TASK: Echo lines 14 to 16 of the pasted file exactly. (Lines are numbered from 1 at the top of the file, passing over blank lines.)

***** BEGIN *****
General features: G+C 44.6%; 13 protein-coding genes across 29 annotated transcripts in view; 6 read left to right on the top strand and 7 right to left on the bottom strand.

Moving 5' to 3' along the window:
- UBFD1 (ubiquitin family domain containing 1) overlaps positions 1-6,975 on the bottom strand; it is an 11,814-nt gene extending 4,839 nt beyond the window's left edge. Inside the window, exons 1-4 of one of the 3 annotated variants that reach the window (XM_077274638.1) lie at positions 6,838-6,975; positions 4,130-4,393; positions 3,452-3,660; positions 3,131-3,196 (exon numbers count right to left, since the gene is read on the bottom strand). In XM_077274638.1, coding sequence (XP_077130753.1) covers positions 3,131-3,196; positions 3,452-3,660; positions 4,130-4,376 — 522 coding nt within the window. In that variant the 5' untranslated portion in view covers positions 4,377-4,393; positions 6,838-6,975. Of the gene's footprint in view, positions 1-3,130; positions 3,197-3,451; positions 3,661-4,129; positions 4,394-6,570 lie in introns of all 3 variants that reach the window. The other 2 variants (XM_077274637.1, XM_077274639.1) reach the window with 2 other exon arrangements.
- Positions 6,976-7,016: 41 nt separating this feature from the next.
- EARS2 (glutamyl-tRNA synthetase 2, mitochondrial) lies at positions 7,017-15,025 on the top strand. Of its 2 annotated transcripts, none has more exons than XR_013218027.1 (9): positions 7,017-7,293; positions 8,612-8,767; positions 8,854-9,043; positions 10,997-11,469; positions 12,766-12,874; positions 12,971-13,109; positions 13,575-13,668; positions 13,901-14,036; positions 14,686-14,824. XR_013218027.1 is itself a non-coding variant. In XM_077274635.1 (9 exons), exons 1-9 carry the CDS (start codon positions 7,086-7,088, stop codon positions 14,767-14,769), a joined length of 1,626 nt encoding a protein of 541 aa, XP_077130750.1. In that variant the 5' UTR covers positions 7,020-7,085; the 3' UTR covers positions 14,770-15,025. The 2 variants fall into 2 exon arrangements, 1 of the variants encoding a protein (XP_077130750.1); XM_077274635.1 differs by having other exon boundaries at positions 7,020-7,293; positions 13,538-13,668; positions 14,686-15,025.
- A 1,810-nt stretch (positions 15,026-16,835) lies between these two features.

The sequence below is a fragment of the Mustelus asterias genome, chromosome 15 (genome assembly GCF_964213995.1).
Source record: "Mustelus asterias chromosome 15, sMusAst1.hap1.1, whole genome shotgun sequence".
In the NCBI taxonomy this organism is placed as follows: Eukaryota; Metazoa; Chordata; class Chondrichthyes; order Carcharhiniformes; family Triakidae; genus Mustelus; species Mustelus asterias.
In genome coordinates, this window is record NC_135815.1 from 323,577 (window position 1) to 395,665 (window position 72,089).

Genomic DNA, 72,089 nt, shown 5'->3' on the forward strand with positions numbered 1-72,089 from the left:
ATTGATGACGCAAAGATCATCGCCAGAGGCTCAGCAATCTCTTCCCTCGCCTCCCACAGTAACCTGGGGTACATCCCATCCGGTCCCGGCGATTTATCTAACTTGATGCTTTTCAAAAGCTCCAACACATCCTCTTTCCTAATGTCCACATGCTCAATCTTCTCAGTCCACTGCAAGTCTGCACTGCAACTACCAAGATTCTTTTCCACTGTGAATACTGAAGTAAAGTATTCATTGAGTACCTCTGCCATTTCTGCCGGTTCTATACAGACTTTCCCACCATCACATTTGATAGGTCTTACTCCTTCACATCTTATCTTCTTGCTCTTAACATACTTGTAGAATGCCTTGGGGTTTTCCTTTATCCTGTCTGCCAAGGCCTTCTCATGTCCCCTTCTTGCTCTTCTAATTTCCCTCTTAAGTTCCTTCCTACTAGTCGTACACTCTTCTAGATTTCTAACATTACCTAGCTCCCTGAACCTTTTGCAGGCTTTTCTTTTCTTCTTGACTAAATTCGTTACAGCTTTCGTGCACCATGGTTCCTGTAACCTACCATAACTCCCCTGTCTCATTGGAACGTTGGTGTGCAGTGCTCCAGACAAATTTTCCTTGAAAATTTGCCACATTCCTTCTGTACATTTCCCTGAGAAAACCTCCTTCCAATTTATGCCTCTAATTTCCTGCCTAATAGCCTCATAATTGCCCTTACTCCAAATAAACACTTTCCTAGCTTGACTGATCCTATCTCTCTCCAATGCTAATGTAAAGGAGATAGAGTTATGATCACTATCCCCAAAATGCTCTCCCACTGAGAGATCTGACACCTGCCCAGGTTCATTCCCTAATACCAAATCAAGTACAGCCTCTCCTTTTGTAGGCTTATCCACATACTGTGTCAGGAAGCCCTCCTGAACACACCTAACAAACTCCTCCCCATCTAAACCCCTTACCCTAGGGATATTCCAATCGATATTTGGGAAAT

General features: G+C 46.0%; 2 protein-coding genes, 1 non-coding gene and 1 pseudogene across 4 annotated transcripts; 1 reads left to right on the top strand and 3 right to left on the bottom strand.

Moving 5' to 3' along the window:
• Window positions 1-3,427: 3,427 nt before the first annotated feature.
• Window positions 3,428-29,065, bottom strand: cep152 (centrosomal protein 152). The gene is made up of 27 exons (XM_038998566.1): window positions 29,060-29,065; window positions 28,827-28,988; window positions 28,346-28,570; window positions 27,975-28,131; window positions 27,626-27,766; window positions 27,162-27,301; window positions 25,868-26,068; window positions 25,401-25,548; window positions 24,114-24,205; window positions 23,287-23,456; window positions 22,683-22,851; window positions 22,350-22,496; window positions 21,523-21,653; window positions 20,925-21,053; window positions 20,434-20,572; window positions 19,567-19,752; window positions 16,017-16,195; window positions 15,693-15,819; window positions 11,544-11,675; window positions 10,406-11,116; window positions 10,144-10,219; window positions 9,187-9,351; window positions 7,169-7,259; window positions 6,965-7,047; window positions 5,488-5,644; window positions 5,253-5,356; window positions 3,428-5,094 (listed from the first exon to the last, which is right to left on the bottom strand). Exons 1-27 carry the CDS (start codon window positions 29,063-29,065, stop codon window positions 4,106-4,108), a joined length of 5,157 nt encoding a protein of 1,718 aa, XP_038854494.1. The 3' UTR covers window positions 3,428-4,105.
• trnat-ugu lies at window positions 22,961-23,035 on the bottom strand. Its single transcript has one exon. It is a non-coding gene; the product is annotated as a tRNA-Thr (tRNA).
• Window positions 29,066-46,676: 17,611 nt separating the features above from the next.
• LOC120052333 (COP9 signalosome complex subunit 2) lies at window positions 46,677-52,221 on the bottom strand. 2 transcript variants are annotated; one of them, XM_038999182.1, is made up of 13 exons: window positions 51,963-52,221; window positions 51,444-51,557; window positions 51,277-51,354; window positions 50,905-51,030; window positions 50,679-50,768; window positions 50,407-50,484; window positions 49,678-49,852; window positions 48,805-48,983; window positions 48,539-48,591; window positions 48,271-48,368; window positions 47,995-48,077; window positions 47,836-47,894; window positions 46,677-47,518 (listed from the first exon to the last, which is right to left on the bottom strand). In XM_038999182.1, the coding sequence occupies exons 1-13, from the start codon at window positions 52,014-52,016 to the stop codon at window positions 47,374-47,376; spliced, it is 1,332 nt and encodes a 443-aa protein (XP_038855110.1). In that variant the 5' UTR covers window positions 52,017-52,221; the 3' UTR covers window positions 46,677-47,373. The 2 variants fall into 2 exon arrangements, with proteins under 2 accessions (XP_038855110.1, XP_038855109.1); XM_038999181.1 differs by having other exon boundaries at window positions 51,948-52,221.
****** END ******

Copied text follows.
Moving 5' to 3' along the window:
• Window positions 1-3,427: 3,427 nt before the first annotated feature.
• Window positions 3,428-29,065, bottom strand: cep152 (centrosomal protein 152). The gene is made up of 27 exons (XM_038998566.1): window positions 29,060-29,065; window positions 28,827-28,988; window positions 28,346-28,570; window positions 27,975-28,131; window positions 27,626-27,766; window positions 27,162-27,301; window positions 25,868-26,068; window positions 25,401-25,548; window positions 24,114-24,205; window positions 23,287-23,456; window positions 22,683-22,851; window positions 22,350-22,496; window positions 21,523-21,653; window positions 20,925-21,053; window positions 20,434-20,572; window positions 19,567-19,752; window positions 16,017-16,195; window positions 15,693-15,819; window positions 11,544-11,675; window positions 10,406-11,116; window positions 10,144-10,219; window positions 9,187-9,351; window positions 7,169-7,259; window positions 6,965-7,047; window positions 5,488-5,644; window positions 5,253-5,356; window positions 3,428-5,094 (listed from the first exon to the last, which is right to left on the bottom strand). Exons 1-27 carry the CDS (start codon window positions 29,063-29,065, stop codon window positions 4,106-4,108), a joined length of 5,157 nt encoding a protein of 1,718 aa, XP_038854494.1. The 3' UTR covers window positions 3,428-4,105.